Groups Say Americans sent a strong message supporting Bristol Bay’s irreplaceable salmon fishery
September 24, 2014
The Association said that preliminary counts of support show that over 625,000 public comments, including Bristol Bay’s fishermen, processors, Alaska’s fishing industry and commercial fishing groups and businesses across the nation, all weighed in supporting EPA protections for Bristol Bay. Alaskans alone sent roughly 20,000 comments supporting the proposed protections.
Sue Aspelund, a spokeswoman for the fishing fleet, was pleased that so many concerned citizens spoke up. “A massive open-pit mine planned for the heart of the salmon-rearing headwaters of our nation’s largest and most valuable salmon runs is not worth the risk. And based on these numbers, the American people clearly agree,” said Aspelund, executive director of the Bristol Bay Regional Seafood Development Association (BBRSDA).
Although official numbers will be released later, a clear majority support the Clean Water Act process known as Section 404(c), which allows EPA to proactively restrict certain dredge and fill permits required in order for Pebble to move forward. During the multi-year effort to implement protections for the Bristol Bay fishery, some 1.5 million comments were received in support of strong protections for Bristol Bay from large-scale mining within the region.
“Now that we have these estimates and the latest public comment period is closed, we are doing two things,” said Aspelund. “We’re sending out a big thanks to everyone who commented to the EPA during this process, and we’re asking the agency and the Administration to move as quickly as possible to implement strong protections for the thousands of people who depend on Bristol Bay salmon for their income and way of life. We want to ensure our fishermen can continue their businesses without this threat hanging over them.”
“Our economy and culture are on the line,” said Luki Akelkok, chairman of Nunamta Aulukestai, an association of ten Bristol Bay Native Tribes and corporations and a sport-fishing lodge owner. “We want the EPA to finalize these restrictions as quickly as possible to protect our salmon and our livelihoods.”
Bristol Bay is home to the world’s largest and most productive wild salmon fishery. Alaska Native Tribes and commercial fishermen petitioned the EPA in 2010 to use its authority under Section 404(c) of the Clean Water Act to restrict mine waste disposal from the proposed Pebble Mine to protect the salmon fishery. The EPA’s plan, which was released for public comment in July 2014, found that even the smallest Pebble mine scenario would have significant, unacceptable impacts on salmon.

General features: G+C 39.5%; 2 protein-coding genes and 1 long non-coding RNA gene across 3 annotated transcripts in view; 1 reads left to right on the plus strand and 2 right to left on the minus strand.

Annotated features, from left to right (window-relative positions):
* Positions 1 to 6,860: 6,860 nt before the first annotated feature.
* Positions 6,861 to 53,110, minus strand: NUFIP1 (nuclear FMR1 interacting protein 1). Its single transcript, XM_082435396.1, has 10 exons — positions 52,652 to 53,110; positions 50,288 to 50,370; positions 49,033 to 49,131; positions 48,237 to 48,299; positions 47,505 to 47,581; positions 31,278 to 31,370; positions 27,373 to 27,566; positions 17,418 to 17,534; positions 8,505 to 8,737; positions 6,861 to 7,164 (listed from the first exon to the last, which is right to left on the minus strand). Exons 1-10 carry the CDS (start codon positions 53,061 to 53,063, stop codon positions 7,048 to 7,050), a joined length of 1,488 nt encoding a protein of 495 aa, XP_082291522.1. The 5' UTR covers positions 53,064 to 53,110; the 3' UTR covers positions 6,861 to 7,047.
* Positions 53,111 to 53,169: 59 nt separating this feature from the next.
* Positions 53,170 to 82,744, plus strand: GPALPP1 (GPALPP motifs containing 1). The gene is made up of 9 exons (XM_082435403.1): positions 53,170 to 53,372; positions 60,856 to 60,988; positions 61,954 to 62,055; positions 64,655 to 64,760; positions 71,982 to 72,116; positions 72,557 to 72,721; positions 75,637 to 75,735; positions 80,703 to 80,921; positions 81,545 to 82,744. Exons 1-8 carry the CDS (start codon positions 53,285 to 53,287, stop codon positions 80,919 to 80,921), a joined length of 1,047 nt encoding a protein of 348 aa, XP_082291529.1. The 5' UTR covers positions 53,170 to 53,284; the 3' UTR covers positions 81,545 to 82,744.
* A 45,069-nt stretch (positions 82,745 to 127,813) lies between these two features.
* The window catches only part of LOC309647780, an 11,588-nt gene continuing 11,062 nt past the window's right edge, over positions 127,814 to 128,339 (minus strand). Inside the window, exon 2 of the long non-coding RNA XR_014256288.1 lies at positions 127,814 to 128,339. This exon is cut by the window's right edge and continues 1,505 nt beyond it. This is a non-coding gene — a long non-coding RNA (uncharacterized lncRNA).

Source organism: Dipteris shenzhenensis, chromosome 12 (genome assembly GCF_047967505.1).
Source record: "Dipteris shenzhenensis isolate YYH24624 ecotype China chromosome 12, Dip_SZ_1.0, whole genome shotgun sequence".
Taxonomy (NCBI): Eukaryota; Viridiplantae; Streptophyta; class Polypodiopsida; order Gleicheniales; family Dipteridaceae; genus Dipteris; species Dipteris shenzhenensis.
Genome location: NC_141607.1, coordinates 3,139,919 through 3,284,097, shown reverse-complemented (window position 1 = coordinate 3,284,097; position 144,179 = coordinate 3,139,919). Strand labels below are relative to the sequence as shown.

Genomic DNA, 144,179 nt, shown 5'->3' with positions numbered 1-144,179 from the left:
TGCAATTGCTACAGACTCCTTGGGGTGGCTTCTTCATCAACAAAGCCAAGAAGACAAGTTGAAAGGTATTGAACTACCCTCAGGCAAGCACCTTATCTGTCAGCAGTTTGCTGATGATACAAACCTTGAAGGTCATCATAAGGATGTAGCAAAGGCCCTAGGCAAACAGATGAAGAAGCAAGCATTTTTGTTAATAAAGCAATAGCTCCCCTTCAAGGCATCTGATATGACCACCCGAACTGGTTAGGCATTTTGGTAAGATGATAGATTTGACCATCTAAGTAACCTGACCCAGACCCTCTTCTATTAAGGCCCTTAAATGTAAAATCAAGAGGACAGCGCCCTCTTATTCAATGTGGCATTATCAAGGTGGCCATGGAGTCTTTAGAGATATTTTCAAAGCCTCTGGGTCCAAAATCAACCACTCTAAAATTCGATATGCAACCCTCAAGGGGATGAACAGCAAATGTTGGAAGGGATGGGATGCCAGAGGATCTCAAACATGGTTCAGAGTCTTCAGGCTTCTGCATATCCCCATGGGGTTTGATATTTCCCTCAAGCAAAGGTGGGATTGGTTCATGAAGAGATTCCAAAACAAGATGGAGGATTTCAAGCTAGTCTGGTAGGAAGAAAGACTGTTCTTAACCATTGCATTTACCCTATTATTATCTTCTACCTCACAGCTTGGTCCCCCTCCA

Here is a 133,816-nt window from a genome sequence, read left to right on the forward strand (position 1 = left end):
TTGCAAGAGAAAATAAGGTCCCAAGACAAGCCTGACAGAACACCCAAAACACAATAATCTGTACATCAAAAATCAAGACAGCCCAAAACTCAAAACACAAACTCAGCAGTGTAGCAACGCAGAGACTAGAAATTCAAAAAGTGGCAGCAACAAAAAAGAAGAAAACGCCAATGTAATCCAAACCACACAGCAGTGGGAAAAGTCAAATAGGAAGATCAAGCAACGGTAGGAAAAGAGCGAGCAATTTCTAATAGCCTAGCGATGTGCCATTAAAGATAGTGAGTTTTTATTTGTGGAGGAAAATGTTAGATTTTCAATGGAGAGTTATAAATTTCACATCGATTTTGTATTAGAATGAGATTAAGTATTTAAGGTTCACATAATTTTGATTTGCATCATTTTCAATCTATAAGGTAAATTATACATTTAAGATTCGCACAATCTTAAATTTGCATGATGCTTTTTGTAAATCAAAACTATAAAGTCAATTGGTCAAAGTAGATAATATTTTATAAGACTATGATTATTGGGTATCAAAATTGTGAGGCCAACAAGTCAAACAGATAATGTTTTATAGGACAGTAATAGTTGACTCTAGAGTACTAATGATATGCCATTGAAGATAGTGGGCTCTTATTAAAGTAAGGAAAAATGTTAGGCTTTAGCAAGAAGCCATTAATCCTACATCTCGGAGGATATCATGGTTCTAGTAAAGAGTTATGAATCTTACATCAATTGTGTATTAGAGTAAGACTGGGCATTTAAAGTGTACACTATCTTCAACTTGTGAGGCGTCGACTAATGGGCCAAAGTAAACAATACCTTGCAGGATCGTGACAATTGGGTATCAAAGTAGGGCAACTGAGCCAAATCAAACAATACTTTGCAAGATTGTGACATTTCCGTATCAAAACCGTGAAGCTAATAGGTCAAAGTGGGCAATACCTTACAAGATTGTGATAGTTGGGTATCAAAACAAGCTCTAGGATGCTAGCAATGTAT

“We asked the EPA to step in to protect our salmon fishery, and they listened to us,” said Kim Williams, executive director of Nunamta Aulukestai. “Local, state and national support for protecting Bristol Bay is undeniable. Now they just have to finish the job.”
A mine disaster in British Columbia’s Fraser River watershed that occurred during the 60-day comment period focused renewed public attention on the potential risks of the proposed open-pit Pebble development at the headwaters of Bristol Bay’s two most-productive salmon rearing river systems.
“The failure of the Mount Polley Mine tailings dam, which ironically took place during this public comment period, provided a tragic preview of what could happen in our watershed if this type of mining were permitted,” said Katherine Carscallen, Bristol Bay commercial fisherman and Sustainability Director for the BBRSDA. “For a decade, Pebble’s proponents have been making empty promises and guarantees to Bristol Bay and our fishermen. The tragedy at Mount Polley graphically illustrates the reality that mines like Pebble clearly pose an unacceptable threat to Bristol Bay.”
According to EPA records, the loss of streams and wetlands from development of the Pebble deposit would be unprecedented for the Section 404 regulatory program of the Clean Water Act in Alaska and the nation. The Bristol Bay salmon fishery generates $480 million in annual revenue, and supplies almost half of the world’s wild sockeye salmon.
“With over 1.5 million comments in favor of Bristol Bay protection, there can be no doubt that the public supports this,” said Jennifer Krill, executive director of Earthworks. “All eyes are on the Obama Administration now to make the final call that protects the world’s most valuable wild salmon fishery, and the 14,000 jobs that rely on it.
EPA will decide whether to withdraw its plan or recommend its finalization no later than February 4th, 2015.
Bristol Bay, Alaska’s sockeye salmon runs support over 2,800 family fishing operations, and 14,000 jobs nationwide.
Edited by Mary Kauffman, SitNews
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